The meteoric career of country singer Marília Mendonça, abruptly interrupted by a plane accident last Friday (5), was marked not only by her successes, but also by bringing to light, on stage and in the lyrics, issues related to female protagonism , standards of beauty and inequalities in affective relationships. So much so that, a little more than 24 hours after his burial, new controversies around these issues took over social networks.
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An article in Folha de São Paulo, published hours after the plane crash and signed by historian Gustavo Alonso, sparked discussions and, over the weekend, was the target of criticism and debate on social media.
In the text, Alonso analyzed the career of the 26-year-old girl in a mostly complimentary way, noting that Mendonça was “undoubtedly the most recognized” artist not only of the so-called feminejo, but of all country music. The author exemplified how the machismo of show business marked the career of Marília Mendonça, citing that, at first, her compositions were supplied to male singers.
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The sections that generated controversy were others, however. “She was never an excellent singer. Her look was also not the most attractive for the country music market”, wrote the columnist.
He continued: “Marília Mendonça was chubby and struggled with the scales. More recently, during her quarantine, she had been carrying out a radical regime that had surprised many. She was also becoming beautiful for the market.”
Posts and texts in response to the article multiplied on the internet, one of them in the sheet, signed by screenwriter Mariliz Pereira Jorge, under the title “Women are judged by their appearance even when they die”.
The singer Teresa Cristina featured, in a demonstration at twitter, the text as “insensitive, sexist and fat phobic”. Débora Diniz, an anthropologist and active in the areas of bioethics and reproductive rights, stated that the publication was a sample “of how patriarchy operates”.
Marília Mendonça and the defense that women can be whatever they want
With about 40 million followers on the Instagram and the award for “Best Sertaneja Music Album” from the Latin Grammy, the themes sung by Marília Mendonça reach a huge audience in Brazil.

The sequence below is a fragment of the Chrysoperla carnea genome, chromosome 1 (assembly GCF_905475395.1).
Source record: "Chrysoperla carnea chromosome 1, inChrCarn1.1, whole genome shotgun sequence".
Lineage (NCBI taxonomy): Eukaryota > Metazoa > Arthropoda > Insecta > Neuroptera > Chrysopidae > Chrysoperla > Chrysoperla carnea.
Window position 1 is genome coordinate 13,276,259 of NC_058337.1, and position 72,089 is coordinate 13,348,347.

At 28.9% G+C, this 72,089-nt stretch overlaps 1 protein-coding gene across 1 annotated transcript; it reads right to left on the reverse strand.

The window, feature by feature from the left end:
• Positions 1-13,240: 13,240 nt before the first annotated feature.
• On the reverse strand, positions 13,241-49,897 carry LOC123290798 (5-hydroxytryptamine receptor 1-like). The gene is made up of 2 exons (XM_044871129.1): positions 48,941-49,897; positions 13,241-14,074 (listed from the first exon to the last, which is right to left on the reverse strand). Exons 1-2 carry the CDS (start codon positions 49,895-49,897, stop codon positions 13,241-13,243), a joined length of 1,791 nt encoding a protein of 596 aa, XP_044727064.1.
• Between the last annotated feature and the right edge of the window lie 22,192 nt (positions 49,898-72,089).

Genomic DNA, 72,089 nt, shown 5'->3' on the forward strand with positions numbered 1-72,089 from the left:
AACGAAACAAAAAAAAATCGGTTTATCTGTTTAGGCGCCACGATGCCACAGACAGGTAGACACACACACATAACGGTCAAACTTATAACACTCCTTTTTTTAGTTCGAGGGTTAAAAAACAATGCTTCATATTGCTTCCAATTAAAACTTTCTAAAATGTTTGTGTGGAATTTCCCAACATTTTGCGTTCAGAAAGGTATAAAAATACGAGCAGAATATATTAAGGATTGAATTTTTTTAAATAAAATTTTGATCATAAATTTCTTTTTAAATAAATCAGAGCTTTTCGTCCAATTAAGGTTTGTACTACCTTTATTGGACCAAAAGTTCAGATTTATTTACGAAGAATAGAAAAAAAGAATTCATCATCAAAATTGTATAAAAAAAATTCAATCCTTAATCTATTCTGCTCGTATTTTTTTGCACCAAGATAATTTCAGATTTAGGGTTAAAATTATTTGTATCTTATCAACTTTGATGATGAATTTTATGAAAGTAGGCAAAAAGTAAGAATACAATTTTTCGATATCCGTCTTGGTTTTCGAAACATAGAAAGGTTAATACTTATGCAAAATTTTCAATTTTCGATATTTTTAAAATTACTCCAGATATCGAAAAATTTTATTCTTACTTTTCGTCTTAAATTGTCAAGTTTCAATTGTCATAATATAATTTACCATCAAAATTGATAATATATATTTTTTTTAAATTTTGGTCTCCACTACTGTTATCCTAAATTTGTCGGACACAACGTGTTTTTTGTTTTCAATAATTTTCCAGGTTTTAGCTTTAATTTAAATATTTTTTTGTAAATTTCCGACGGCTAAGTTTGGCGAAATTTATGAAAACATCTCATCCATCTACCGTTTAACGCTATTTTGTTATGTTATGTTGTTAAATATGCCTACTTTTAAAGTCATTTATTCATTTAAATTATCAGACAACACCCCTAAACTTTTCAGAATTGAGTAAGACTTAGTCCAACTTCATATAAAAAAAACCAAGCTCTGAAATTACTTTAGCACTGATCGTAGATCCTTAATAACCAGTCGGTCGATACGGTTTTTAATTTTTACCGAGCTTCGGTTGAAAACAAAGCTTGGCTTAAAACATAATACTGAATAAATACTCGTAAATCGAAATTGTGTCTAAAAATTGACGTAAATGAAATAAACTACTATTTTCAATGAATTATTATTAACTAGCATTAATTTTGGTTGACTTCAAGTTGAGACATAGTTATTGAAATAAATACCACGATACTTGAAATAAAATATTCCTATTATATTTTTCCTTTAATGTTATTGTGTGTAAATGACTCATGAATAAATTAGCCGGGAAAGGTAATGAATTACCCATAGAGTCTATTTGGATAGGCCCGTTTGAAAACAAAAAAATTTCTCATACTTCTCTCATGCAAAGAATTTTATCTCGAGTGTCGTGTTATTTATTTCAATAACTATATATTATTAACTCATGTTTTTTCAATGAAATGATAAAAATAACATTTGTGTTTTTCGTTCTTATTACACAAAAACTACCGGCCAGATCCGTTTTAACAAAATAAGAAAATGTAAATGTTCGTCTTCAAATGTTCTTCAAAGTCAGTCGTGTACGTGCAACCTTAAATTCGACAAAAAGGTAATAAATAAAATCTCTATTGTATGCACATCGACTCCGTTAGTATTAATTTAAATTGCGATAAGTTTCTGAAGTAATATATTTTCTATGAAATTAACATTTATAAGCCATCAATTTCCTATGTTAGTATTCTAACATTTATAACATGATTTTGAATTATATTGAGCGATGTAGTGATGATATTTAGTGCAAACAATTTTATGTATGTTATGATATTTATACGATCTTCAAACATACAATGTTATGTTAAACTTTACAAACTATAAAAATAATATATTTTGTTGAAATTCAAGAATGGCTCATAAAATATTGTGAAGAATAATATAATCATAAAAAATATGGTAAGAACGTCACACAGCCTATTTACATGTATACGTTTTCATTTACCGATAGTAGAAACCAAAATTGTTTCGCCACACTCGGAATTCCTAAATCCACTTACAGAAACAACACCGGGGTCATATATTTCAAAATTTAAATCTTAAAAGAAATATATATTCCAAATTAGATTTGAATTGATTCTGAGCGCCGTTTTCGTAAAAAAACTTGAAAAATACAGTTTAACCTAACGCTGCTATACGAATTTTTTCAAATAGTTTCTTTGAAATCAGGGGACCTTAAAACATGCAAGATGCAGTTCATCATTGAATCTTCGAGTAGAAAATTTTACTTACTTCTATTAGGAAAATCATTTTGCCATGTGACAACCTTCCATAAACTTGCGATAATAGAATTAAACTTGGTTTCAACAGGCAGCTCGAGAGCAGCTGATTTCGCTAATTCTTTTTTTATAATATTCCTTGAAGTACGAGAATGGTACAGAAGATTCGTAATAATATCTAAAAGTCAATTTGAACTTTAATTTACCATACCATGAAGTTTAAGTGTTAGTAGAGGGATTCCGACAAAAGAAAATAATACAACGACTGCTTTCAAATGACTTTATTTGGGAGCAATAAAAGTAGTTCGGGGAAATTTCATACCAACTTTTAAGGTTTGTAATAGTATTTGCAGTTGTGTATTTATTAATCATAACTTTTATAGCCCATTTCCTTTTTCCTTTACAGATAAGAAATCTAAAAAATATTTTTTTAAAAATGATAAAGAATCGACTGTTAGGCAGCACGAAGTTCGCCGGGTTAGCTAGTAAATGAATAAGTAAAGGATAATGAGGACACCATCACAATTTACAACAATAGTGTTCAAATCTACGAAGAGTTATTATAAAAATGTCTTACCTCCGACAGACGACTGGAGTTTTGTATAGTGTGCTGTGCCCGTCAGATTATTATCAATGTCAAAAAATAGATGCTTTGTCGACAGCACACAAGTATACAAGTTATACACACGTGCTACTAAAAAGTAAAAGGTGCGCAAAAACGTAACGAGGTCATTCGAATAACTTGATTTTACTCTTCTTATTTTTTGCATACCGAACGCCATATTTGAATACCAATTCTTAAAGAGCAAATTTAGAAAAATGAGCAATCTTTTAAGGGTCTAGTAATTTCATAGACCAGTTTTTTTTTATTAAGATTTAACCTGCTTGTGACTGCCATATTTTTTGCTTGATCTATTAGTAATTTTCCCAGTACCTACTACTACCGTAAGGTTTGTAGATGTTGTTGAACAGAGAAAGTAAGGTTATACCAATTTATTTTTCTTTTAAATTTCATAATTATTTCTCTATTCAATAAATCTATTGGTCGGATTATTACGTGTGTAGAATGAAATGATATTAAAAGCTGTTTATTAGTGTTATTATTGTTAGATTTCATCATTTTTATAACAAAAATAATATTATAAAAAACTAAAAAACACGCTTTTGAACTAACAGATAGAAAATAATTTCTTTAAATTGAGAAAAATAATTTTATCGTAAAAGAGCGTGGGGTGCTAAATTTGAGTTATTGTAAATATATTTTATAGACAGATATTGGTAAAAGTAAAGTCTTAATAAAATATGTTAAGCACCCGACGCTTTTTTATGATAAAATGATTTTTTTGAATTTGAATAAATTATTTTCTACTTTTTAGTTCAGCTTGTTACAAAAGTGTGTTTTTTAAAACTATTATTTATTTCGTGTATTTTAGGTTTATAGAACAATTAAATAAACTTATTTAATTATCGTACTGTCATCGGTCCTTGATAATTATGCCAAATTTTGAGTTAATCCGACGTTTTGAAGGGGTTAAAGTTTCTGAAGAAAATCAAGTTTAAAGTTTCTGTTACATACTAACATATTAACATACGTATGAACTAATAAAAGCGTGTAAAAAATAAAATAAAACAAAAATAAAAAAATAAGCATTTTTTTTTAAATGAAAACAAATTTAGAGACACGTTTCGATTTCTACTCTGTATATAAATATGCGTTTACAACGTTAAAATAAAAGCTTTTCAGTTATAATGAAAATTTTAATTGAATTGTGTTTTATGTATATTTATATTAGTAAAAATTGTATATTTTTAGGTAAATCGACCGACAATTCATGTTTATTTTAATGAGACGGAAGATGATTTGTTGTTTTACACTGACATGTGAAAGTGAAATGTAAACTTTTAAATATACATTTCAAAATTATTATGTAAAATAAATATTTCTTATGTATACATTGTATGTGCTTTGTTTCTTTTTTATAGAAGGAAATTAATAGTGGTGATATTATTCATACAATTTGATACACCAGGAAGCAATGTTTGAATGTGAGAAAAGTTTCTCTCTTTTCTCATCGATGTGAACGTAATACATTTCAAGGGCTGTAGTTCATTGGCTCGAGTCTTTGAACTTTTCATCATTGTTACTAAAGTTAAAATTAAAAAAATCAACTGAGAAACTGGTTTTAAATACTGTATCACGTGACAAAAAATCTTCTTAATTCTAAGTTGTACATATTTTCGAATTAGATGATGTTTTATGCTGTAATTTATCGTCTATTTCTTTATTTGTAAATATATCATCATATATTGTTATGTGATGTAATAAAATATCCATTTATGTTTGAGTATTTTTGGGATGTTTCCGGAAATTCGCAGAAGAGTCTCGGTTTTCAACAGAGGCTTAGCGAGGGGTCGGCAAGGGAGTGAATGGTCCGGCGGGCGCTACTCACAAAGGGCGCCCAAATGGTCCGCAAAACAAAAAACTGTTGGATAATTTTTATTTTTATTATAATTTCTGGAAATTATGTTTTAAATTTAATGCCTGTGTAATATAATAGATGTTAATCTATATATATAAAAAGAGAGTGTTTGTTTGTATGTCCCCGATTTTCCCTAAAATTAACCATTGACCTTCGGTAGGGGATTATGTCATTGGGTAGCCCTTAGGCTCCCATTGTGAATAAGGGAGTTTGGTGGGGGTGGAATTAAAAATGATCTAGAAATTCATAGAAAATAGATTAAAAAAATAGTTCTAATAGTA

Chanting in first person the version of the betrayed woman, the lover, the prostitute or the friend who gives advice, his short and unconventional 14 years of career were enough for him to become the most famous exponent of feminejo.
:: Feminejo: Marília Mendonça placed women as protagonists in Brazilian music ::
The singer leaves a child just under two years old. After becoming a mother, she received criticism for appearing in public with a glass of beer in her hand. In the pandemic, he made a live holding a mug bearing the phrase “there is a chance this is beer”.
In interviews, in his compositions or on stage presentation, Mendonça brought up issues such as overcoming abusive relationships, self-esteem and criticism of the imposition of standards of beauty on women.
During the 2018 elections, she was one of the few in her area to take a stand against then-candidate Jair Bolsonaro.
In response to an invitation from the singer Maria Gadú, on the occasion Marilia Mendonça posted a video on the Instagram saying: “We don’t need this backlash, I’m a woman who struggled a lot together with other women in the sertanejo to break all kinds of prejudices within a completely sexist market and, for sure, Marília Mendonça is #EleNo”.
Afterwards, however, Mendonça deleted the publication and apologized. “My mother has been receiving attacks as much as the rest of my family who do not share the same opinion as mine” he justified on the networks, saying he would remain silent on political issues and asking for peace.
In an interview with sheet in 2017, Marília Mendonça commented on how happy she was for having encouraged a “band of women” to talk about “subjects that we really live”. About being a feminist or not, she replied that she defends, perhaps, precisely what is at the center of internet discussions after her death: “A woman can be whatever she wants, that’s the flag I raise”.
Edition: Vinícius Segalla